Monthly Archives: February 2017
This is the fourteenth post in our 16 Months of Type series and we focus here on ESTP. To remind you, we are using our material on managing life transitions with psychological type from Building Your Career Transition Strategy as the jumping off point for each piece and then connecting this material to the self-discovery process that frequently accompanies life-changing events (LCEs). Read on!
ESTP, Extraversion, Sensing, Thinking and Perceiving When facing an LCE, ESTPs typically want an approach that is straightforward and to the point. If your preferences are for ESTP, you tend to need a utilitarian plan that has the strong potential for immediate efficiency gains in order to feel motivated to run with it. ESTPs typically have a good grasp of the present circumstances and the practical challenges associated with them. This can be especially useful when tackling, or helping others to tackle, changing conditions. ESTPs also tend to be able to act decisively where others might be hindered by convention; setting aside established policies and procedures in order to respond flexibly to situational demands. They can be energetic risk takers once they feel they have an accurate assessment of the current context. This solid grasp of concrete facts helps them meet and manage difficulties as they move forward. The often bold ESTP style may at times meet with resistance from those who are more cautious, and they may need to practice patience with those who are more circumspect and traditional.
When ESTP preferences are overdone, people who prefer ESTP may rely too heavily on improvisation and action as their primary means of handling difficulties. This can be problematic if it comes at the expense of investigating future implications — in their drive for spontaneity and the opportunity to make a difference right away, ESTPs may underestimate the need for formal, long-range planning. Similarly, with their desire to be able act autonomously and in the moment, people who prefer ESTP may neglect to include the concerns of others in their calculations or shy away from options that require long-term commitments. The ESTPs’ typical knack of knowing when to respond, adapt, and even change course to meet demands, is a tremendous gift when it is balanced with prudence and forethought. By taking time to reflect, any strategy the ESTP champions will be strengthened and improved. Furthermore, this added step may well help them to foresee and thus avoid obstacles in the first place, reducing the likelihood of a crisis erupting or hurt feelings occurring when they spring into action.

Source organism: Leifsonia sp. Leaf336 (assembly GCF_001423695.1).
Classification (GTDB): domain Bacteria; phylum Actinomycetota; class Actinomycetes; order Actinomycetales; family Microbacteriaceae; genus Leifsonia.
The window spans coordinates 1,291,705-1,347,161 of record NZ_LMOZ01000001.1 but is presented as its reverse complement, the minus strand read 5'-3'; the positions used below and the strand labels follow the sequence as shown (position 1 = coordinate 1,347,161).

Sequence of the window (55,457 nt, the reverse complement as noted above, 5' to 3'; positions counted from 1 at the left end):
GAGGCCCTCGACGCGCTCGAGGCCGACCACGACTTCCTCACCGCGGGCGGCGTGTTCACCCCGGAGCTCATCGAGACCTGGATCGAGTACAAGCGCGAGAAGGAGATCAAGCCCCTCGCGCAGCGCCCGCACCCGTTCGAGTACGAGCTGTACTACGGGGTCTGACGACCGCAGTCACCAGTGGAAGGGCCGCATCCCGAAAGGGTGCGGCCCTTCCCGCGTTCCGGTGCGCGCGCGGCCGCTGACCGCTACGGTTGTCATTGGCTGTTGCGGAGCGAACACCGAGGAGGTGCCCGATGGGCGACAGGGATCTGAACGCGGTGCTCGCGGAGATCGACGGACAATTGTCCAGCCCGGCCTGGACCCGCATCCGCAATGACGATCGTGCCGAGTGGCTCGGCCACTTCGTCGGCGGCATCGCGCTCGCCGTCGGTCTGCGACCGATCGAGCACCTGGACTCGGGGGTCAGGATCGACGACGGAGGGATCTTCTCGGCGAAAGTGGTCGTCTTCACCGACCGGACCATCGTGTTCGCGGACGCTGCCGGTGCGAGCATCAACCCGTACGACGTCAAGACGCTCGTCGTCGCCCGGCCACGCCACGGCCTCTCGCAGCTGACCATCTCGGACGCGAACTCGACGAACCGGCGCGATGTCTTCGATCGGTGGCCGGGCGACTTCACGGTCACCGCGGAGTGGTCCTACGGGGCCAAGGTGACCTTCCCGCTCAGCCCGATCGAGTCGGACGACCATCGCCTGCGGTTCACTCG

ESTPs typically seek a no-nonsense companion to mentor, guide and support them on their transition journey. Such a companion can help them look at the facts, determine priorities, and connect those facts to the most logical and practical approaches to the challenges at hand. Straight talk about strategies that have worked for others in similar situations as well as simple, clear, actionable advice based on experience gives a solid foundation upon which ESTPs can improvise, tailor, and rearrange things to best handle the new landscapes LCEs have produced. ESTPs usually want the opportunity to ask a lot of questions as well as have the chance to try out new ways of thinking and doing in order to test their merits. A good companion will honor and respect this curiosity as well as encourage them to apply it to an exploration of feelings – both theirs and those of the others involved – in order to get a more complete picture of what’s happening and what’s truly important.
When such a companion is not present in the life of people who prefer ESTP, they may forge ahead too quickly, not realizing that their energetic, fast-paced approach is taking them off track instead of carrying them toward their goal. ESTPs may need to be reminded to apply their excellent problem-solving skills and inquisitive nature to uncovering other options and points of view. To make this process less laborious, ESTPs may want to include others — engaging in lively debate, acting out potential scenarios, seeking examples from those who’ve been there, etc., which can assist them in reflecting on how to craft a better solution. Having this sort of stimulating interaction also helps ESTPs cope with the more mundane parts of managing transitions. While pausing to get the details right may at times seem dull or tedious to those who prefer ESTP, this phase is often very important to others and can be crucial to the success of any effort. A straight talking companion can bluntly but caringly hold them accountable, inspiring them to take their time, to consider and incorporate the needs and feelings of others, and use their elegant and pragmatic tactical skills to find new ways of doing things that are more productive and advantageous for all involved.
Self-Discovery Tool Number 84
If you prefer ESTP (or you have someone in your life with this four-letter type code), the following questions may help as you process a life-changing event.
- How can you find time to check-in with yourself and discover what matters most – in terms of the bottom line as well as in people terms?
- How can you explore the larger meaning of your experiences in order to discover new ways of proceeding that might help you to manage your transition more successfully?
- How can you assess the impact of your actions on those you care about?
- How can you create plans, schedules, or routines to help you manage your new way of living more easily?